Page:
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Lochia/Bleeding After Delivery - A Healing Mechanism

Lochia after delivery is shedding off all the tissue built up in the womb

Bleeding from the uterus after delivery is called as lochia. Uterine bleeding after delivery is a natural phenomenon that occurs in case of both normal delivery and delivery by C-section. Bleeding occurs from the site inside the womb where the placenta was attached and got detached and sloughed off after delivery. The placenta detaches from the uterine wall and the underlying bloods vessels (arteries and veins) open directly into the uterine cavity.

 

Bleeding after delivery persists for the first few days and appears similar to a heavy menstrual flow, comprising of dark blood with clots. The Lochia after birth smell is musty like during periods. It might gush out unexpectedly while sitting up, lying down, etc.

 

Duration of bleeding after delivery

Bleeding after childbirth lasts for 5 weeks on an average. Lochia after C-section delivery is a heavier flow as compared to normal delivery.  

 

The color of bleeding after delivery undergoes changes as weeks pass by. By the end of 6th week the uterus returns to its non- pregnant shape and size. This process of uterus recovering to its original state post delivery is called involution. The amount of blood loss decreases gradually during involution due to the contraction of smooth muscles of the uterus. This seals the open blood vessels and squeezes tightly all the stretched out uterine and pelvic muscles to pre-pregnancy state.

 

Stages of lochia after delivery

 

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Lochia after childbirth undergoes numerous changes over a period of 6 to 8 weeks during the process of involution.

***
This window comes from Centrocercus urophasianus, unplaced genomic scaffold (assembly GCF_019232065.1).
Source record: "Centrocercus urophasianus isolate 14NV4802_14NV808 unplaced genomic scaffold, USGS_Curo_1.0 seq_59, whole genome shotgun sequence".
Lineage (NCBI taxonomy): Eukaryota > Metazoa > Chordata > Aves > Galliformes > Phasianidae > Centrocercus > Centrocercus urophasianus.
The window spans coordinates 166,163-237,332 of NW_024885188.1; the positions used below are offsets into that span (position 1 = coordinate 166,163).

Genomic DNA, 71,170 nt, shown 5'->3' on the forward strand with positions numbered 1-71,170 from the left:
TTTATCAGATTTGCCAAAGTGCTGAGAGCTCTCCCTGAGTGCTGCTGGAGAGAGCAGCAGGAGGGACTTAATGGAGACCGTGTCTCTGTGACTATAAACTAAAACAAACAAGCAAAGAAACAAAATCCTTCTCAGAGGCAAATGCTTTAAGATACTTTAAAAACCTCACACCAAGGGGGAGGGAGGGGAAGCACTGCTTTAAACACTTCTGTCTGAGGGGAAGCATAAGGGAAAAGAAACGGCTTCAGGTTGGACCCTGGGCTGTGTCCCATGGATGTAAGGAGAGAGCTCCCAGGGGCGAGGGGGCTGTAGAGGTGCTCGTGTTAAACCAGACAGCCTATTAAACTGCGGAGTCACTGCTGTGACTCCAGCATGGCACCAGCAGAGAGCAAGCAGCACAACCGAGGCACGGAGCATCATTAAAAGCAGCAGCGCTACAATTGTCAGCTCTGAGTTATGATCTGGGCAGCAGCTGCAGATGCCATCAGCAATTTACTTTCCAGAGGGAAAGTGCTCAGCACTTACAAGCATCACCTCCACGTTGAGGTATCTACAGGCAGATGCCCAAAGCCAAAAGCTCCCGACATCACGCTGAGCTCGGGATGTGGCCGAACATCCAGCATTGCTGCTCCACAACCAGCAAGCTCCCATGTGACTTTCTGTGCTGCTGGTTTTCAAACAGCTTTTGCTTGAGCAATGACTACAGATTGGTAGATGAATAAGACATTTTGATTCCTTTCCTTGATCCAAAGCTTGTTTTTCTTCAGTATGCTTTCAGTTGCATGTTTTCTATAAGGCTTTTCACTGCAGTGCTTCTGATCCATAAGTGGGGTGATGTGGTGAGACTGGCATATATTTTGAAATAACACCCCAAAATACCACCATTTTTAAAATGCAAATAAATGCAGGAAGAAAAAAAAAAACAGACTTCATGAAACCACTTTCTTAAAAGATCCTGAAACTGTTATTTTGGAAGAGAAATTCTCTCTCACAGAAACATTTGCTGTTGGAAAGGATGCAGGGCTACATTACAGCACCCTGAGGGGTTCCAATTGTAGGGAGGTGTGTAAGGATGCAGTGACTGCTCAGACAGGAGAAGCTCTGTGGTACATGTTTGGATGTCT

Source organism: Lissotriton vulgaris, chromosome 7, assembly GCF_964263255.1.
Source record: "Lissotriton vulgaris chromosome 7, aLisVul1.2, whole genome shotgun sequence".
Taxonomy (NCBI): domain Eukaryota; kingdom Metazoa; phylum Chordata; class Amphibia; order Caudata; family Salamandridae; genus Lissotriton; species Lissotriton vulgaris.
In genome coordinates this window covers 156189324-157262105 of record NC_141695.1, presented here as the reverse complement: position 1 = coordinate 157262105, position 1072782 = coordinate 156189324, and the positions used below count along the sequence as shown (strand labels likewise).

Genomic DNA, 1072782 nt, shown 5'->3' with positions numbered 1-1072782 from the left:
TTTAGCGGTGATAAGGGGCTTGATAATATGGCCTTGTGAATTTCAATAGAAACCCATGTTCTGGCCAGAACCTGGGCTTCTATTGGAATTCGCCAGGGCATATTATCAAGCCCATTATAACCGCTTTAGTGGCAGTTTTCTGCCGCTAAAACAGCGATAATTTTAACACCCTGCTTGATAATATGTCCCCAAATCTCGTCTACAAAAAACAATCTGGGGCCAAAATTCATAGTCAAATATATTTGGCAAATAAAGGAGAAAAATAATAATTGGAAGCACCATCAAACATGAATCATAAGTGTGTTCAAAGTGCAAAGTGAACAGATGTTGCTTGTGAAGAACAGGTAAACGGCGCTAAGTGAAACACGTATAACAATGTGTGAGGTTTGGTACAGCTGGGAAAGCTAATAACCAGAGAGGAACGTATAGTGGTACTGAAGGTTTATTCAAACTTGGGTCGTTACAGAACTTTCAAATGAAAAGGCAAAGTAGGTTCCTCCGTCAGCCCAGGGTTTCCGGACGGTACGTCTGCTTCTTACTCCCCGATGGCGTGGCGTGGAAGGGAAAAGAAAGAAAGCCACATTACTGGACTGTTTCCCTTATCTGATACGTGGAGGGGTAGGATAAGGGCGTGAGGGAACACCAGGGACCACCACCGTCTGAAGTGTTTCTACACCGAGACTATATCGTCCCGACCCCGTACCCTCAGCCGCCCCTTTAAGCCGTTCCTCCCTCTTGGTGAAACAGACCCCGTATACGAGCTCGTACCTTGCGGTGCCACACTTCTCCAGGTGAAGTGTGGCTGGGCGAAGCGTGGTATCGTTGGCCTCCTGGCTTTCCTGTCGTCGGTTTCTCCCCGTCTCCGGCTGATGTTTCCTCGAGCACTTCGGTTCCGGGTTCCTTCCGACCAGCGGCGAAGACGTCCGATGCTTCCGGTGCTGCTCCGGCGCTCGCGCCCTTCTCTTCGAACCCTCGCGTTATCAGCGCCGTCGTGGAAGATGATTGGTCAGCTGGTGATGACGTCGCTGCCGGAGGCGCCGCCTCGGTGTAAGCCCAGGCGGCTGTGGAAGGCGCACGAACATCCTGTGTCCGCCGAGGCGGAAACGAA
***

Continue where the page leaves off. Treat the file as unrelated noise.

1. Lochia rubra - Bleeding after a delivery for first 3 to 5 days is heavy and dark red in color. Lochia after delivery consists of blood, shreds of membranes that were around the baby before birth, cells of the inner lining of the uterus, etc. This stage is known as lochia rubra.

2. Lochia serosa - Lochia rubra changes into lochia serosa which is a pink or dark brownish colored discharge of watery consistency that lasts for 2 to 3 weeks after delivery.

3. Lochia alba - Bleeding further decreases and turns yellow with passing weeks. Lochia serosa turns to lochia alba which is chiefly made of white blood cells and appears whitish.

 

Management of bleeding after delivery

1. Use special sanitary pads to absorb the heavy flow. These are usually available in hospitals.

2. Take adequate rest.

3. Pass urine at frequent intervals as a full bladder restricts contractions of uterus leading to heavy bleeding and pain.

4. The hormone oxytocin released by the body for secretion of milk after delivery, also helps in contraction of uterus. This helps in reducing bleeding from uterus.

5. Avoid use of tampons for 6 weeks to prevent infection.

 

Bleeding after birth when to worry

Lochia or bleeding after childbirth is germ-free initially for first 2 to 3 days. On the 4th day, symbiotic bacteria that are not harmful start growing back in the vagina.

 

In rare cases, it is necessary to differentiate between normal bleeding after delivery and disproportionate blood loss which might occur due to hypotonic uterus (low contractility of the uterus), injury to the uterus during delivery, disorder in blood clotting, etc.

 

In some cases a foul smelling lochia after delivery may occur due to infection in the vagina or uterus. This causes changes in lochia after delivery along with fever and increased pain in the lower abdomen. It is essential to inform your doctor about foul smelling lochia, or change in the color of lochia.

 

Sometimes the flow of lochia increases for a second time after it has regressed initially. This is termed as postpartum hemorrhage and is a serious medical condition that requires immediate medical attention in anticipation of severe blood loss.

 

Disclaimer: The information in the article is not intended or implied to be a substitute for professional medical advice, diagnosis or treatment. Always seek the advice of your doctor.

 

Also Read - Post - Partum Bleeding: What To Expect

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